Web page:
Tampa, Fla. — September 5, 2007 — As the student body of America?s schools changes, so must our focus on what students need in order to succeed in society. Today, there is a rapidly growing Hispanic student population at schools across the country. With many of them not having English as their first language, it has posed new challenges for schools to address.
According to the U.S. Department of Education?s National Center for Education Statistics, Hispanic students in 2005 represented about 7 percent of the 16-through-24-year-old population in this country. Yet they made up about 27 percent of all high school dropouts in this age group. And for those Hispanic students born outside of this country, the dropout rate is around 36 percent. Clearly, there?s a need for additional resources, in order to assist these students in reaching their academic potential.
?Schools across the country are working to implement immersion classes for students that are not proficient in English,? explains Cari Diaz, of Club Z!, a Florida-based education company with over 400 locations across the nation. ?But the students do need supplemental education services, as well. When they have a better comprehension of English, they will be able to more easily complete studies in their other classes, as well.?
With the creation of the No Child Left Behind Act, it became essential for all students to be able to do grade-level work in math and reading by the year 2014. In order for this to become a reality, students who are considered Limited English Proficient (LEP) will become a focus, for schools around the country. An LEP student is generally considered to be one that has attended a school in this country for less than 12 months. Yet many of those students still need additional help beyond the 12 months, or live in homes where English is not the primary language. While programs for LEP students are being offered at schools in an effort to help them with the language transition, students still need additional help.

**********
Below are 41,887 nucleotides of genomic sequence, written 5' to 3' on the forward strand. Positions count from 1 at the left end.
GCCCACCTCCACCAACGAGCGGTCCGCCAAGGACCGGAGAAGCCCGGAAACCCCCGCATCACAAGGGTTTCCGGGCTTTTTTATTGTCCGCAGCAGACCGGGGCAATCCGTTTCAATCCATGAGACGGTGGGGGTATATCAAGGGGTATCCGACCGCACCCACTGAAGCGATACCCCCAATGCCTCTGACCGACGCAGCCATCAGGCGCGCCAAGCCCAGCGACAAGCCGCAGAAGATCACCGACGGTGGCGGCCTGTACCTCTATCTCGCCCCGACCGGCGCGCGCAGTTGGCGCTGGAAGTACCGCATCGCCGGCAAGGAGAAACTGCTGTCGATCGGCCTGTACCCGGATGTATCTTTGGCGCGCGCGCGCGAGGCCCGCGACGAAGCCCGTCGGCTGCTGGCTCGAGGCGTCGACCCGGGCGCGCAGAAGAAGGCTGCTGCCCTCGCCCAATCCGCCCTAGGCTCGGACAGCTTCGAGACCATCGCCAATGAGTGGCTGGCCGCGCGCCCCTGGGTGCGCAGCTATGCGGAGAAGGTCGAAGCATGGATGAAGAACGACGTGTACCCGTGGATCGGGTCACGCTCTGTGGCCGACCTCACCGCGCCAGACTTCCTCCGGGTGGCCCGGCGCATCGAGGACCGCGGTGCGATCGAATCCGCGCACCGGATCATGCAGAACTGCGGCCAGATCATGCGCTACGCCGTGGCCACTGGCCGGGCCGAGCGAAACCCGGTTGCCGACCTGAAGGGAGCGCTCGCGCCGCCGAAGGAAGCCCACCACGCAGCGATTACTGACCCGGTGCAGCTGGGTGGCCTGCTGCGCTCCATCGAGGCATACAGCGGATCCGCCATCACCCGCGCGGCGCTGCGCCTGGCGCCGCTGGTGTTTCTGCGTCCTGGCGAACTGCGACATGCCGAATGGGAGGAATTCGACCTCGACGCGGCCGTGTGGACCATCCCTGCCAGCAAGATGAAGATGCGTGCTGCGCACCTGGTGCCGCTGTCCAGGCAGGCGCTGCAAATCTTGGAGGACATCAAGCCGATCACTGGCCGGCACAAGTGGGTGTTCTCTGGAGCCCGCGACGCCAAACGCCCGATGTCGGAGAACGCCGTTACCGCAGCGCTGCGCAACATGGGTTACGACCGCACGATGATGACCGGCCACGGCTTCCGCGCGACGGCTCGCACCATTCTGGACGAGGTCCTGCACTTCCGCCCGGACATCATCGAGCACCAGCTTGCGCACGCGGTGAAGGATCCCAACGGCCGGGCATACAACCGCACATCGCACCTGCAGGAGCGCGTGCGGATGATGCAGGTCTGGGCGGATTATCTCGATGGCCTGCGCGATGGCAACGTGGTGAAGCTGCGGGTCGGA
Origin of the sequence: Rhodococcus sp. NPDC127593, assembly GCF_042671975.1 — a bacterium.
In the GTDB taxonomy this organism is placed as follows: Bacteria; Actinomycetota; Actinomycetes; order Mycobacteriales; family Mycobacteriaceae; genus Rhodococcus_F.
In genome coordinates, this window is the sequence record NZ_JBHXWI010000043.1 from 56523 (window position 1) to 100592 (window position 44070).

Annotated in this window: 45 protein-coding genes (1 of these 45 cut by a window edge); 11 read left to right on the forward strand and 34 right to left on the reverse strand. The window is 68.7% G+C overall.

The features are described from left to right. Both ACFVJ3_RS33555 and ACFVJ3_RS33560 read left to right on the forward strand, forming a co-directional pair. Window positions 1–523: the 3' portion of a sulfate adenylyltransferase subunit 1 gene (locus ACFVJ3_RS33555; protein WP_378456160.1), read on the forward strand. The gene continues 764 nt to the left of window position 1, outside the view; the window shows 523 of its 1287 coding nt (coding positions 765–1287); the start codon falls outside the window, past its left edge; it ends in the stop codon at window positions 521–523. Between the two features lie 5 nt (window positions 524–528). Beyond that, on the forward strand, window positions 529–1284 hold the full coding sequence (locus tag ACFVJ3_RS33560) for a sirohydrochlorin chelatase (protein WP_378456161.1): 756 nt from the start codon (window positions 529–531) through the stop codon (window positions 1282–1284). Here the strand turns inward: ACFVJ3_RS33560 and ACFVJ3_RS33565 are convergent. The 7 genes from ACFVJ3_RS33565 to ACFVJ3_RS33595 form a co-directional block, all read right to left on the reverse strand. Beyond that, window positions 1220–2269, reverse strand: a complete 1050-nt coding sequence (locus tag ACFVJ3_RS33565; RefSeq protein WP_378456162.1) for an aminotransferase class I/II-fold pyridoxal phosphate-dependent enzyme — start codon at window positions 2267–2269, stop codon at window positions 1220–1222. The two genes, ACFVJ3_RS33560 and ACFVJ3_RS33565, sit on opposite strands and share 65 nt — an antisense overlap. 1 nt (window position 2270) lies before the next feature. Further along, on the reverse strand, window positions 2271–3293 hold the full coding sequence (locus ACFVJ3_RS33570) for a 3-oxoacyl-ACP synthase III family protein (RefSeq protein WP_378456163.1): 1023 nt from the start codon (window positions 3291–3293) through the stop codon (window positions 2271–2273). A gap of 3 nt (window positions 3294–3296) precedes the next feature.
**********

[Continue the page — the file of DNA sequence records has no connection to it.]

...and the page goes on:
?We?ve had a lot of success with helping LEP students improve their reading and writing skills,? adds Diaz. ?When these students gain a better command of the English language, they do better in all their subjects, and their confidence level soars. This is what ultimately helps keep them in school through graduation.?
In addition to tutoring in English, reading and writing, Club Z! In-Home Tutoring Services also provides sessions in math, science, and standardized test preparation, as well as tutors to work with those that have learning disabilities. All tutors are state-certified teachers or degreed professionals. They are also a nationally recognized No Child Left Behind provider of ?supplemental education services.?
For more information about Club Z! In-Home Tutoring Services, or to find locations in your area, please visit www.clubztutoring.com.